I've been a little quieter than planned recently as I've been giving real consideration to the Social and Supported Housing Partnership UK community's role and responsibilities within the sector, and to the vulnerable people we each ultimately serve.
The long lease model in social and supported housing is a relatively new way of working, one which on paper seems to finally answer all of our prayers. A proposal that delivers unlimited access to new and high-quality housing resources, financial support and hands-off maintenance.
For the grassroots organisations fighting daily to stop an increasingly unmanageable number of people from freezing to death on the streets, this is beyond a dream come true.
And if the model was used fairly and with full transparency, it absolutely would be.
The problem is, some of the people and organisations inserting themselves into the middle of these arrangements have no place in our sector at all.
I've operated in this field for almost twenty years and my experience has been unique, vast and far-reaching. In my opinion, the long lease model has allowed a toxic cancer to creep through our sector; one which prays on the very people we are ultimately aiming to help.
Formally entering into a long lease arrangement with an institutional fund involves signing a watertight inflation-linked decades-long contract; delivery of which can be completely unsustainable for the organisations who become duty bound to provide the services.
Largely, its not the funds OR the providers that are the problem. We need their money, their housing and their services in our sector.
Its a small group of people who are aggressively pushing paperwork in the middle, who have little care for creating social investment schemes that benefit anyone but themselves. Over the last year, I've lost count of the amount of people trying to deceive me with a badly-disguised private equity fund pitch.
Presently, there are 11 non-profit housing associations placed under non-compliance special measures by the Regulator of Social Housing for their involvement in the long lease model, and another 20+ under scrutiny.
I know of one non-profit provider persuaded to commit to payments of £700 per person, per room, per week, for twenty five years. Another, left with a lease bill liability in excess of £170 million pounds. One, that tragically lost a tenant to suicide when support wasn't delivered as the result of an agreement breaking down.
I'm saddened to learn that we have members of our community who have historically been negatively affected by long lease deals and I fully understand the turbulence and emotional distress this must cause.
Unfortunately, it is impossible for me to have knowledge of each of our member's business dealings away from the group and it would be wrong of me or any of our members to comment, give opinion, or insert themselves into any complex or messy legal situations here.
Please know that whilst I am working hard to provide a platform to assist with relationship development across sectors, this is a huge and complicated undertaking with many issues and points to consider.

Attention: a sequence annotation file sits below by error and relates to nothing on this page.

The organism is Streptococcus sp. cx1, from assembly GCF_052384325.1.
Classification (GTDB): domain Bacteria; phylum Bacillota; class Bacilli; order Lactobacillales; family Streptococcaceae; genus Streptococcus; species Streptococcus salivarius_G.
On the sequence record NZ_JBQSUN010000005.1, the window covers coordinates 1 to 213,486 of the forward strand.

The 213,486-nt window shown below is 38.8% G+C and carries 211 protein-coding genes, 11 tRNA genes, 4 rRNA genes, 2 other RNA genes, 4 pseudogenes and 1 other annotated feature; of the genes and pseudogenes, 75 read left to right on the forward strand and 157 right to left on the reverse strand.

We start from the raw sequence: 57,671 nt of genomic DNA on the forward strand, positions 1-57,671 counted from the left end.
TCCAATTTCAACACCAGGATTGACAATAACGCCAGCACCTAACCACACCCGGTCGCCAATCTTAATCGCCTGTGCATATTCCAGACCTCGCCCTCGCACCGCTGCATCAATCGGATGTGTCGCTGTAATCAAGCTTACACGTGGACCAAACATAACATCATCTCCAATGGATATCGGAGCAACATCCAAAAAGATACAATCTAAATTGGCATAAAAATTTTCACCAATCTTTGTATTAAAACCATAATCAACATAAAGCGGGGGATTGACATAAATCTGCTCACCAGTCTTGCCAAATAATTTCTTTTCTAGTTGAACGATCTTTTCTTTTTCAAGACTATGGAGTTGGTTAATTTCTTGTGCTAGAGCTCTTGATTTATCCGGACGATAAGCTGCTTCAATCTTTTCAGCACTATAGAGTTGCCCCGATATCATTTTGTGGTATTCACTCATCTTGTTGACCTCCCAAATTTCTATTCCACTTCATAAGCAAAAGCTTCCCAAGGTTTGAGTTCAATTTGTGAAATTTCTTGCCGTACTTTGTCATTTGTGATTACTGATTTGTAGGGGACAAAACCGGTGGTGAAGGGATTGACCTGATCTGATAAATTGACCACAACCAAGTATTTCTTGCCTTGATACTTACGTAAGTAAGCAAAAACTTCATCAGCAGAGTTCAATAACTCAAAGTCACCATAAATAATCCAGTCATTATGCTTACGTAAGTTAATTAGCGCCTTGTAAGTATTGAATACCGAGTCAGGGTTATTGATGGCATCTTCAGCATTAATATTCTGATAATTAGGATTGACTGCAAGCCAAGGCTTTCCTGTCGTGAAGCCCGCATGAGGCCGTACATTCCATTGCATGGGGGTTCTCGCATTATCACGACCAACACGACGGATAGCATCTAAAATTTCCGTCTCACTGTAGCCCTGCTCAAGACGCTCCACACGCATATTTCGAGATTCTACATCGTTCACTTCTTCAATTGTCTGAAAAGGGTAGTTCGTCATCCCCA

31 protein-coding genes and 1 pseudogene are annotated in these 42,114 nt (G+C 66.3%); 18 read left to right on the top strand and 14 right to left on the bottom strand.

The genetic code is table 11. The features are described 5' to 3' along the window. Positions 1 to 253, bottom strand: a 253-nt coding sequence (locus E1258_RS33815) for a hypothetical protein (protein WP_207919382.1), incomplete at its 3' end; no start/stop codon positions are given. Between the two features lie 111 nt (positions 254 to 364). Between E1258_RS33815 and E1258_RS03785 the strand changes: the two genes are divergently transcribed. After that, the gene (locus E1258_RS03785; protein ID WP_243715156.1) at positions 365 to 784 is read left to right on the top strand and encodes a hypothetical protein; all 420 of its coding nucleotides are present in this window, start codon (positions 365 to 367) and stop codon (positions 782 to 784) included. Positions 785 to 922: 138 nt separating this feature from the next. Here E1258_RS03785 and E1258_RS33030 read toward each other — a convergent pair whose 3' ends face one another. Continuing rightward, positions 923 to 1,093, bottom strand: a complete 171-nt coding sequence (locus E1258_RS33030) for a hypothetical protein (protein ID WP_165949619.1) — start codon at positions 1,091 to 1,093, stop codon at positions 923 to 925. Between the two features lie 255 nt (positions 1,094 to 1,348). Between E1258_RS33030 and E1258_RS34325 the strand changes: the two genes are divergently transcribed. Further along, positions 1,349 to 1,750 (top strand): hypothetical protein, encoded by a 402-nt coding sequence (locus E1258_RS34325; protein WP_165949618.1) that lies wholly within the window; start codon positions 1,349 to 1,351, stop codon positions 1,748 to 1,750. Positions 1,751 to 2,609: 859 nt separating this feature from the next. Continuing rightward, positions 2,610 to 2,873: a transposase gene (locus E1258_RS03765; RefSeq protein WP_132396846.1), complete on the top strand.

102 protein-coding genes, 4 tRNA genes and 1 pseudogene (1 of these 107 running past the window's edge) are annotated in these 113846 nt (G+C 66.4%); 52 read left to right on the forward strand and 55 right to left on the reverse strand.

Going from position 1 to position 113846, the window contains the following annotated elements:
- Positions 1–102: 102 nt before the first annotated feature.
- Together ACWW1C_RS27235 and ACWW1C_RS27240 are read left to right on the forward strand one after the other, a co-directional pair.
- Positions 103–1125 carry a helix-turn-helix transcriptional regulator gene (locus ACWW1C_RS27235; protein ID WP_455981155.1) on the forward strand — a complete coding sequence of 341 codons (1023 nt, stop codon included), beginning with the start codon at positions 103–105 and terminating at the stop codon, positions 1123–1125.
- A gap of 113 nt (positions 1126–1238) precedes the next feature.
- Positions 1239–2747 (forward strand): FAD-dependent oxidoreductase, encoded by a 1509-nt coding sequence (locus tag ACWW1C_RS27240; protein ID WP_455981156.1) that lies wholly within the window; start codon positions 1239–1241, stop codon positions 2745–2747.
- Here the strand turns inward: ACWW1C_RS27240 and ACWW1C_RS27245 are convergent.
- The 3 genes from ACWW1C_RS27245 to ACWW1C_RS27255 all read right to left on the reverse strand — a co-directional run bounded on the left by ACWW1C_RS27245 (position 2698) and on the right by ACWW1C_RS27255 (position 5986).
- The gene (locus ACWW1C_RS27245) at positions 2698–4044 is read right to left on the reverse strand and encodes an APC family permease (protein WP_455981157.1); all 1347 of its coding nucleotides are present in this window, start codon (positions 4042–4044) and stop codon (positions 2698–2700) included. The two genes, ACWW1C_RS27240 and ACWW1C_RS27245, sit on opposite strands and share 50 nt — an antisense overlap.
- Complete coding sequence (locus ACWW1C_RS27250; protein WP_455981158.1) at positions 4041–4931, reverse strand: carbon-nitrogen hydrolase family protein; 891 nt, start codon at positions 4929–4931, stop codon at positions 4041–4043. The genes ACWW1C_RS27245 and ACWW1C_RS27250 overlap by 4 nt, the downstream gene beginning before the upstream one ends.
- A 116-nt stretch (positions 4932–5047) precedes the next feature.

Unfortunately, at present, I cannot endorse any of our group members, or give any guarantees about their work. However, I can share that we are working towards a rating and review system, which will eventually be accompanied by a formally recognised accreditation scheme.
I am also working to present an amended version of the long lease model to Central Government and the Regulator of Social Housing - one that is fair, ethical and sustainable, and puts the end user first.
We will be hosting a variety of learning and discovery days over the coming months, as well as partner matching events, which I hope will help our community to operate with trust and transparency as we move forward. If you'd like to be included or have any questions just comment below or send me a message.
I'll be live on my own Facebook page this evening at 8pm, where I will be talking more about this subject - feel free to PM any questions and do add me as a friend if we aren't connected already.
Hello and welcome to the Social and Supported Housing Partnership UK!
We are so excited to be launching our new community via Facebook LIVE this evening: 08.10.20!
For those that don't know me, I'm Amy Varle, a social entrepreneur who since 2012 has been working with partners in the public, private and voluntary sectors to design, develop and deliver housing-led solutions for homelessness resolution.
I’ve researched extensively to discover new techniques and best practice, both in the UK and the USA, and in 2018 I published a white paper on concepts and solutions, which went all the way to Downing Street.
I’m super proud to sponsored by the Winston Churchill Memorial Trust as I now bring my conceptual designs to life and launch the Social and Supported Housing Partnership UK, with an incredible team of people.
For much of this year, I’ve been working closely with 20+ amazing human beings, who between them, bring an abundance of talent, skill, resources and diversity to the homelessness and social housing sector.
Led by the Trust, we work closely as a national strategy group: Educating, innovating, creating and collaborating to deliver the highest-quality schemes of social and supported housing, for homeless individuals and households all over the UK.
You can see some of the projects I'm personally working on at present below.
We are super excited to now be extending our community and private online space to include our trusted workplace friends, colleagues, clients and partners, so that we can innovate, create and share solutions together, and on a wider scale.
If you're active in this sector and passionate about making a difference, please join the movement and add yourself to the private Facebook community below:
Social and Supported Housing Partnership UK Facebook Community
Our founding members will introduce themselves over the coming weeks and months and I’m certain that if you work or volunteer in the field of homelessness resolution, social or supported housing, you will find the content they share educational, interesting and engaging .
Please introduce yourself when you join and feel free to post your questions, comments and experiences!🥰
Lets work together to end homelessness for as many people as we can. 💪
Social Property Investment: Designing Schemes of Supported Accommodation for Homelessness Resolution